In this study, we have considered as typical of AD the most commonly adopted scintigraphic pattern of AD, namely bilateral reduction in uptake in the cortical parieto-temporal areas, with sparing of the neocortical primary areas, sub-cortical structures and cerebellum [34–37]. However, in mildly demented patients the AD pattern may be limited to one hemisphere. The use of conservative scintigraphic criteria for AD may have decreased our sensitivity. In addition, visualisation of the AD pattern on transaxial images remains difficult, especially when abnormalities are subtle. In early stages of disease or in cases of mixed pathologies, as are frequently observed among older people [38–40], the difficulty in deciding for or against the presence of an AD pattern becomes more pronounced. rCBF semi-quantification applied to SPECT appears to improve the accuracy of AD diagnosis. The three-dimensionality of the 3D-SSP images of AD patterns facilitates correct diagnosis as compared with interpretation based on the standard transaxial section. Recently published data from Hanyu et al.  confirm our results. The authors of this Japanese article report that 3D-SSP displays better sensitivity and specificity than transaxial imaging in the diagnosis of AD. Our findings extend their results using ROC analysis, but also demonstrate a correlation between the rCBF and the level of global functioning as assessed by MMS. Hence, in comparison with transaxial image presentation, 3D-SSP significantly improves inter- and intra-observer reproducibility as well as the detection of rCBF abnormalities typical of AD in patients referred because of cognitive impairment.
Hypometabolic anomalies in the parieto-temporal regions have been reported in APOE-4 homozygote patients with a family history of AD and suffering from mild cognitive disorders [42–44]. However, none of these studies clearly identified that these patients developed AD in the long run. Minoshima et al. have shown later development of AD in a group of eight patients who initially had a mild memory disorder associated with a decrease in metabolic activity in the cingulate cortex on 3D-SSP PET . In our series, five patients with mild cognitive impairment at the time of the scan (mean MMS 26, range 25–28) later fulfilled the criteria for AD. Four had repeated ECD-SPECT 24±7 months later (range 17–34 months). Decreased rCBF in the association cortices was demonstrated in three, while rCBF was unchanged in one. The latter patient had the shortest time interval between scans. These preliminary data suggest that 3D-SSP ECD-SPECT may provide early diagnosis of AD in patients suffering from mild cognitive impairment.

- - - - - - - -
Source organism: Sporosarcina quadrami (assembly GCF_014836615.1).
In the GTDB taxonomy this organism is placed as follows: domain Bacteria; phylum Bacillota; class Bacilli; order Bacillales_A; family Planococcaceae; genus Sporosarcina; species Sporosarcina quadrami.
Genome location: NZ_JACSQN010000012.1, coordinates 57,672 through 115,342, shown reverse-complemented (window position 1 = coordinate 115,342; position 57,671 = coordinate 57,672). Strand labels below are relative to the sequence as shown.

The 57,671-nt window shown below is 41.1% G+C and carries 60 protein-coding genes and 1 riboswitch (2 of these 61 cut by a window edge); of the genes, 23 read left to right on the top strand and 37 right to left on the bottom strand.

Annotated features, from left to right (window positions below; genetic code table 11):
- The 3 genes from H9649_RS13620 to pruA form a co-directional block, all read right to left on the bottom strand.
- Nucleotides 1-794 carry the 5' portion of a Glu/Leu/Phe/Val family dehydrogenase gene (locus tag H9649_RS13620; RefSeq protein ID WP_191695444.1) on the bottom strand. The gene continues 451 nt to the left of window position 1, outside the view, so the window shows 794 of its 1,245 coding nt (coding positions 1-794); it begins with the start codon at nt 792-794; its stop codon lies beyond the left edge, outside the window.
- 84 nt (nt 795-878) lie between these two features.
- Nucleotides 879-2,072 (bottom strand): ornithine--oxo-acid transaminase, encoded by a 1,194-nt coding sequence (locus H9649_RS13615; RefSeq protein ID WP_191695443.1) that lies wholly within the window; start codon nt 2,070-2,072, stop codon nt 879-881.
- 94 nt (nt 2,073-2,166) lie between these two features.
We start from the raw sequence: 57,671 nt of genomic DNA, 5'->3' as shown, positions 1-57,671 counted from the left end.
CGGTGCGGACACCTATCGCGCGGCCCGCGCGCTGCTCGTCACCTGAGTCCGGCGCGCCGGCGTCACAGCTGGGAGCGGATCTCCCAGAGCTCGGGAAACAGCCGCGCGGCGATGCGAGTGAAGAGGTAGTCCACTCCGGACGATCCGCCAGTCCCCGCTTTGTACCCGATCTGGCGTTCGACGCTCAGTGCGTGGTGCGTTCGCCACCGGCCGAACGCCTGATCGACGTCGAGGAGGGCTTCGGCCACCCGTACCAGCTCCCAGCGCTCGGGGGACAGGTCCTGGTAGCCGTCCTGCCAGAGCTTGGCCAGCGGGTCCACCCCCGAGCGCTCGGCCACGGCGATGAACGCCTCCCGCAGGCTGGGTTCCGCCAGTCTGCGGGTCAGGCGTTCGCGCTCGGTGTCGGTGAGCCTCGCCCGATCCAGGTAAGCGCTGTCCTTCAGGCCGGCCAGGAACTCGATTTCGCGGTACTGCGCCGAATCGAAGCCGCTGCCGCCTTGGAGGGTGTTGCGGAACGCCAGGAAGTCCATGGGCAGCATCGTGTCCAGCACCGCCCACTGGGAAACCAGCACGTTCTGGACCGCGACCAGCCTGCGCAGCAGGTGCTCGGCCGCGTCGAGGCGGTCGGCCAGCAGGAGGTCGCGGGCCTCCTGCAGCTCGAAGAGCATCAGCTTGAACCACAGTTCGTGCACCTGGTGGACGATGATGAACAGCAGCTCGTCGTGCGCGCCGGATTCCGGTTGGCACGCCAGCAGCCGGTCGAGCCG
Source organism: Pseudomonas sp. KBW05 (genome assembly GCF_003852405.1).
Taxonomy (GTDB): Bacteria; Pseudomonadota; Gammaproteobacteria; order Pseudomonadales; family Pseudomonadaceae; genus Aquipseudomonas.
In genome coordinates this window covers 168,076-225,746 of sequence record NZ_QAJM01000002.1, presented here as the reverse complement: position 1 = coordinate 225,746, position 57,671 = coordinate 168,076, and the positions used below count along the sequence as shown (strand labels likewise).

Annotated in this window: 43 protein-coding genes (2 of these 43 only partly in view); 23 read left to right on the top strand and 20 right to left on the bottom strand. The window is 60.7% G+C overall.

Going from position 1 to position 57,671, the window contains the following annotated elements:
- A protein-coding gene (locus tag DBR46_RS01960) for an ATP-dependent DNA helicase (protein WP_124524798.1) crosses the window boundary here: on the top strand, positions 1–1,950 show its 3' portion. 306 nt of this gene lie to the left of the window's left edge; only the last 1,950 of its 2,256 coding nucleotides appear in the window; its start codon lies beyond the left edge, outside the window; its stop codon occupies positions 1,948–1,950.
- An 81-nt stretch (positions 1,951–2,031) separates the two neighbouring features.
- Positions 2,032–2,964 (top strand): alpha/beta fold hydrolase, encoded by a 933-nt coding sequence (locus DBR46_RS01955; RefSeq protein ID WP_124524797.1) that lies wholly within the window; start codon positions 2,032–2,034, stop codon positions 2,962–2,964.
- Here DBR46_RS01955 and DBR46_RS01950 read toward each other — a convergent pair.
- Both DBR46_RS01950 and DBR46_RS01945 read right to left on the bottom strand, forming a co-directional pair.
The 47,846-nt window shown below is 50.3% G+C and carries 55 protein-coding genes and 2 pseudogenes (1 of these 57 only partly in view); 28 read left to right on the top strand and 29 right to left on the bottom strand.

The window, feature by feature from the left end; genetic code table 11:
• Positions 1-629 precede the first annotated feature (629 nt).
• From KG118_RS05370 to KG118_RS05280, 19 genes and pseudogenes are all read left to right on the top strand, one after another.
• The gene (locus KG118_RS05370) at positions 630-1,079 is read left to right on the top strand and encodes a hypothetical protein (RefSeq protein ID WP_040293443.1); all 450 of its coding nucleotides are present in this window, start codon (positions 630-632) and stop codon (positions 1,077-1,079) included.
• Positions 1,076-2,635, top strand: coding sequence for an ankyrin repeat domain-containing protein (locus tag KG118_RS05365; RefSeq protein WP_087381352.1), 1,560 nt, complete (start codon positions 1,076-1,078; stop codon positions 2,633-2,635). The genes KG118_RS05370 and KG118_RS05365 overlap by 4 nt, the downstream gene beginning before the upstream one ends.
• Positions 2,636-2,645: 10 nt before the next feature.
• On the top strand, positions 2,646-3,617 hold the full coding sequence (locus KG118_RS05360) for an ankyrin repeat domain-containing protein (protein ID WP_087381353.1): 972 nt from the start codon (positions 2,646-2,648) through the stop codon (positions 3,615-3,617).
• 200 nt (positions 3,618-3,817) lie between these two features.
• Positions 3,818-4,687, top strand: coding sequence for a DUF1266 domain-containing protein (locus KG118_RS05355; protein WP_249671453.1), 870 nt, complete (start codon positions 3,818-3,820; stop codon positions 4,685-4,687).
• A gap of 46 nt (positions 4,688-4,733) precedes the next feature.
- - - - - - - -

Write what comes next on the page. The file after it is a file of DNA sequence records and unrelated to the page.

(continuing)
The sensitivity of FDG-PET analysed with 3D-SSP for AD diagnosis has been found to be slightly superior to our SPECT results using ECD. Techniques, population and functional imaging criteria may account for such differences. Only a few studies have directly compared glucose metabolism and blood flow as measured with PET and SPECT techniques in healthy volunteers and AD patients. Ishii et al.  compared ECD-SPECT with FDG-PET in the same ten AD patients. They showed reduced perfusion in the parieto-temporal area in eight of the ten patients and reduced metabolism in nine. Using 99mTc-hexamethylpropylene amine oxime (HMPAO) for SPECT and SPM for the voxel-based analysis, Herholz et al. reported that the distinction between healthy volunteers and AD patients is more robust with PET than with SPECT . However voxel-based analyses of FDG-PET and ECD-SPECT in the same AD patients are still lacking, and ECD-SPECT appears slightly superior to HMPAO-SPECT for the diagnosis of AD . Nevertheless, considering the high cost of PET and its limited accessibility in daily clinical practice, SPECT remains a valuable tool that is easily combined with clinical evaluations for routine applications in older patients with cognitive impairment.
In conclusion, 3D-SSP improves the reproducibility and the diagnostic performance of ECD-SPECT for detection of the AD pattern in patients with cognitive impairment. This fully automated technique also provides a valid tool for assessing the severity of cortical perfusion abnormalities in patients with AD.
This study was supported by the Department of Nuclear Medicine, Mont-Godinne University Hospital.